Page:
Less is More: Toronto’s Evolving Wine Scene

By / Wine + Drinks / July 25th, 2023 / 1

There has been a noticeable change in the Toronto wine scene over the last 5 to 7 years. A ripening, if you will, that has seen the development of increasingly diverse and dynamic wine spaces and “bottle-shops.” 

No longer defined by the classic structure of a wine bar or of presenting an expensive and extensive wine list in a fine-dining operation, these spaces are building a new business model that prioritises democratic interactions with wine.

More relaxed environments and service style is one new element, but it is the ‘low intervention’ wines on offer that forms the most compelling part of the movement. So far, the wine-curious public has responded positively. 

Presently, in my day-to-day service in a fine-dining restaurant context, almost 90% of the wines offered by the glass and in the pairing menu are low-intervention – be they biodynamic or “naturally” made. Guests at the restaurant, even the most rigid connoisseurs of Bordeaux and Burgundy, have been increasingly open to tasting more natural and biodynamic wine, but one of the questions that I am often asked is: ‘what is so different about them?’ 

To start, these non-industrial wines, often from smaller wine producers, are what I like to call “happy”, living wines – vin vivants. They offer energetic flavour sensations that are perhaps best compared with farm-to-table produce. But unlike traceable, local produce, which has become hugely popular in recent years, biodynamic wines have been sometimes tough to find or purchase in the city. This is changing along with Toronto’s wine culture, and now when I am asked for my recommendations on where to buy or enjoy these wines, I can provide a list of places to visit.

For this article, I consulted my own list and arranged a chat with the creative people driving two such venues: Lorien Codiamat and Nicole Raufeisen, the folks at Grape Witches (GW) on the trendy Dundas St. West strip; and best friends David Everitt and Christian Davis, who dreamed into life the Paradise Grapevine Winery and Bar (PG), located in a mini manufacturing avenue of a traditionally working-class neighbourhood. 

From the second floor salon at Grape Witches – with Nicole, the Manager of Grape Witches Wine Imports, and Lorein, the General Manager of Grape Witches Retail & Event Space joining us on FaceTime – I was given the scoop about Grape Witches’ past and its present. In 2015 The GW started off as a collaboration between wine professionals Nicole Campbell, who has an extensive history in wine sales and imports, and Krysta Oben an experienced sommelier.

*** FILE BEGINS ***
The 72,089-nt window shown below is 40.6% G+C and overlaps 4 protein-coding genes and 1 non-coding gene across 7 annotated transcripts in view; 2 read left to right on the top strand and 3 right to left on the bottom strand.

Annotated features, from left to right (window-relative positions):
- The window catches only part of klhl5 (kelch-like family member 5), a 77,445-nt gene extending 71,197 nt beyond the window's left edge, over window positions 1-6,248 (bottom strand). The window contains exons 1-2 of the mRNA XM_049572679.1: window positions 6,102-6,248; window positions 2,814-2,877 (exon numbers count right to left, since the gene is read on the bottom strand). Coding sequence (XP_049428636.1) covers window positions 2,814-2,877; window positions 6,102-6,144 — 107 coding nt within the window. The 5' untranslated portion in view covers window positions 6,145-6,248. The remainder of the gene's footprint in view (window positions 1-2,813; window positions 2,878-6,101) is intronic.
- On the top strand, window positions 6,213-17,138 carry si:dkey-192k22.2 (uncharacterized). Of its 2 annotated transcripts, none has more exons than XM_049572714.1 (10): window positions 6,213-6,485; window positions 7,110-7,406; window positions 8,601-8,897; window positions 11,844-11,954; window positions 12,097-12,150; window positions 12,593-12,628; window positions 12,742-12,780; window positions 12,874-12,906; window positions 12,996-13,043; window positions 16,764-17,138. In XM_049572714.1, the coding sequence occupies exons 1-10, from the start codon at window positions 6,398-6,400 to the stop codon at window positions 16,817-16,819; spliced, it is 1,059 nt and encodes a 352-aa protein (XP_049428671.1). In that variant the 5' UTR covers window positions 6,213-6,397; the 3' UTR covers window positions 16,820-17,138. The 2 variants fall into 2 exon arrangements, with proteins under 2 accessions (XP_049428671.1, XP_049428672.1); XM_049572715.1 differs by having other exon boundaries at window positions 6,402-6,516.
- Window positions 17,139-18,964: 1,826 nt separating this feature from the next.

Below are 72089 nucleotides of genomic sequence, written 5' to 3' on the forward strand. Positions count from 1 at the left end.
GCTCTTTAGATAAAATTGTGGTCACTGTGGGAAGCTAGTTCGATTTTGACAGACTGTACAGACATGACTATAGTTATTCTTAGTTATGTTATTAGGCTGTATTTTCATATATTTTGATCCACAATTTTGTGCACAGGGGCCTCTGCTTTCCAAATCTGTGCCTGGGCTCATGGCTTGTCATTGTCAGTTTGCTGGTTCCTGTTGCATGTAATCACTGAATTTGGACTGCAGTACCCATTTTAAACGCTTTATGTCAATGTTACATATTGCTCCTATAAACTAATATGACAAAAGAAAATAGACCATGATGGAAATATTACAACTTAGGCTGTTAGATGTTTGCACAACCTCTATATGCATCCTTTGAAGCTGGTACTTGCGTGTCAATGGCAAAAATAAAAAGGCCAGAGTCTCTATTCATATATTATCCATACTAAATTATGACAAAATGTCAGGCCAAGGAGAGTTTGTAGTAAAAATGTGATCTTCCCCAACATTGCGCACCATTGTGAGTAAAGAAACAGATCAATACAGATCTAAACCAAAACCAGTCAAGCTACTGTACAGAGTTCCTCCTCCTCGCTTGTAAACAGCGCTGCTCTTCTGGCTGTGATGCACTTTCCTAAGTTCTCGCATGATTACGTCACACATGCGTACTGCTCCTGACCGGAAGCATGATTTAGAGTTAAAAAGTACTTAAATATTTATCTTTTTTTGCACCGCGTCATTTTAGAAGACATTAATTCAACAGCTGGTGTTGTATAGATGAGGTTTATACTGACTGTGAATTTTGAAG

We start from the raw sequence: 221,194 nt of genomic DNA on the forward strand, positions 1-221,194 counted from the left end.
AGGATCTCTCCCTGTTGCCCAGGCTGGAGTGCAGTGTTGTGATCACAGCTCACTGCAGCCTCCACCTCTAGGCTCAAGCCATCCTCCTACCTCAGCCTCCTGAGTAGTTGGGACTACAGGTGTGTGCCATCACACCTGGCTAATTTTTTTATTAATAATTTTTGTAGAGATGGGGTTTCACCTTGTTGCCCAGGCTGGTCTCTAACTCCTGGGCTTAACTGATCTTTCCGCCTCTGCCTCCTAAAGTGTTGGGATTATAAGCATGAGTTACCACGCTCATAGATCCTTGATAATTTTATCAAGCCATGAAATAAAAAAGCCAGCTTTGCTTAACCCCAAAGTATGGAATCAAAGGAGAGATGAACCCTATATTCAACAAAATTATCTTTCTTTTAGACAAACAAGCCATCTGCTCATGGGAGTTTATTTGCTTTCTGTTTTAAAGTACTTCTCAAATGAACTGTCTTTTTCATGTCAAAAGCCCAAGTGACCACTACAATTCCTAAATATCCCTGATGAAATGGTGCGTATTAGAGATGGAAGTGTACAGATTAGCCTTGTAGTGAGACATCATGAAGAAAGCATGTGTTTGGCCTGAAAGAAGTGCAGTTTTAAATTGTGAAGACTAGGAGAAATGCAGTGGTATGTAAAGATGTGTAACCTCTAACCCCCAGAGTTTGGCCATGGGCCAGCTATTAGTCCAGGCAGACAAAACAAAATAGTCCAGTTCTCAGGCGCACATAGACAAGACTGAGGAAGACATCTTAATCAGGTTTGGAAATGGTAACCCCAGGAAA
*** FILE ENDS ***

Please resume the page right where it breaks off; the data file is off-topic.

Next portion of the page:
The two wine friends were frustrated by a lack of lower-intervention wines available in the city and unpretentious spaces to enjoy them in. At first, they initiated pop-up wine gatherings, tastings and wine-parties held in the back rooms of pizza parlours, restaurants, boat cruises and art galleries. By late 2019, they found a more permanent home, eventually signing a lease on what had previously been an art gallery with a second floor office.

From such low-key beginnings, GW has evolved from a retail bottle shop during the Covid-19 lockdown into a club-house, event space, wine retail and hospitality business. Lorein has said that “there is no business model” for their trajectory, and it is a path they have had to forge and define for themselves. ‘The’ has recently been dropped from their title to create the more inclusive ‘Grape Witches’ brand, which can be loosely defined as a collective of like-minded persons creating experiential environments and interactions around wines that are true to the spirit of low intervention, biodynamic wine-growing agriculture. GW are fully in control of a new narrative on how to engage with wine. Visitors can participate in scheduled education hours, or vibe over a glass or bottle during the casual end-of-week wine bar service. For those who prefer to enjoy their wine at home, an ever-growing wine club subscription program will ship bottles to your door.

Drop into the GW space on any given day and you are likely to encounter one of the ‘bosses’ working the floor: Nicole Campbell now the Creative Director, Lorien managing the space, and Nicole R running the import side of the business. They are reluctant to define job titles in the classic corporate sense, recognizing that this doesn’t serve their larger purpose and that there is a large team of seasoned industry professionals working together to develop the GW brand. GW is a team that “looks and feels like ‘Toronto,” says Lorein, and one that stretches “across as many demographics as possible.” 

Grape Witches Toronto | Photo from the GW website